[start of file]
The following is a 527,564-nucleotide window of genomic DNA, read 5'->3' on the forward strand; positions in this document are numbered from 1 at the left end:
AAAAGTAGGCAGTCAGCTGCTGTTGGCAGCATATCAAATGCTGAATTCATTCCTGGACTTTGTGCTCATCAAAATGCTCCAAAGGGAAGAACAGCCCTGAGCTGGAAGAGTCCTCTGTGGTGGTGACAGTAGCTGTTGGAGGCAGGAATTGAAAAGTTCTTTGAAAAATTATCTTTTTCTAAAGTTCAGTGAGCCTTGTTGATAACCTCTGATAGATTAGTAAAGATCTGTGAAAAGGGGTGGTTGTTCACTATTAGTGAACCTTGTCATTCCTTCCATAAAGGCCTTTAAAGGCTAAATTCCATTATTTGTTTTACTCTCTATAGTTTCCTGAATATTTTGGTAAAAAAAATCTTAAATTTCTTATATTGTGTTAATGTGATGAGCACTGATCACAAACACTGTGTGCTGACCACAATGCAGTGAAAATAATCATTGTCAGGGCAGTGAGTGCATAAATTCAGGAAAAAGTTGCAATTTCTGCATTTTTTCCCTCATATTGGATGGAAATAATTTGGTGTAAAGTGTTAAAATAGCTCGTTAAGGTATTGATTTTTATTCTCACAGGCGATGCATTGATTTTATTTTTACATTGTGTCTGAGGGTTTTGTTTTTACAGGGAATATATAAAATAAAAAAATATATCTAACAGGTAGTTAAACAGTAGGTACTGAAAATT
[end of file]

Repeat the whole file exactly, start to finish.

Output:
The following is a 527,564-nucleotide window of genomic DNA, read 5'->3' on the forward strand; positions in this document are numbered from 1 at the left end:
AAAAGTAGGCAGTCAGCTGCTGTTGGCAGCATATCAAATGCTGAATTCATTCCTGGACTTTGTGCTCATCAAAATGCTCCAAAGGGAAGAACAGCCCTGAGCTGGAAGAGTCCTCTGTGGTGGTGACAGTAGCTGTTGGAGGCAGGAATTGAAAAGTTCTTTGAAAAATTATCTTTTTCTAAAGTTCAGTGAGCCTTGTTGATAACCTCTGATAGATTAGTAAAGATCTGTGAAAAGGGGTGGTTGTTCACTATTAGTGAACCTTGTCATTCCTTCCATAAAGGCCTTTAAAGGCTAAATTCCATTATTTGTTTTACTCTCTATAGTTTCCTGAATATTTTGGTAAAAAAAATCTTAAATTTCTTATATTGTGTTAATGTGATGAGCACTGATCACAAACACTGTGTGCTGACCACAATGCAGTGAAAATAATCATTGTCAGGGCAGTGAGTGCATAAATTCAGGAAAAAGTTGCAATTTCTGCATTTTTTCCCTCATATTGGATGGAAATAATTTGGTGTAAAGTGTTAAAATAGCTCGTTAAGGTATTGATTTTTATTCTCACAGGCGATGCATTGATTTTATTTTTACATTGTGTCTGAGGGTTTTGTTTTTACAGGGAATATATAAAATAAAAAAATATATCTAACAGGTAGTTAAACAGTAGGTACTGAAAATT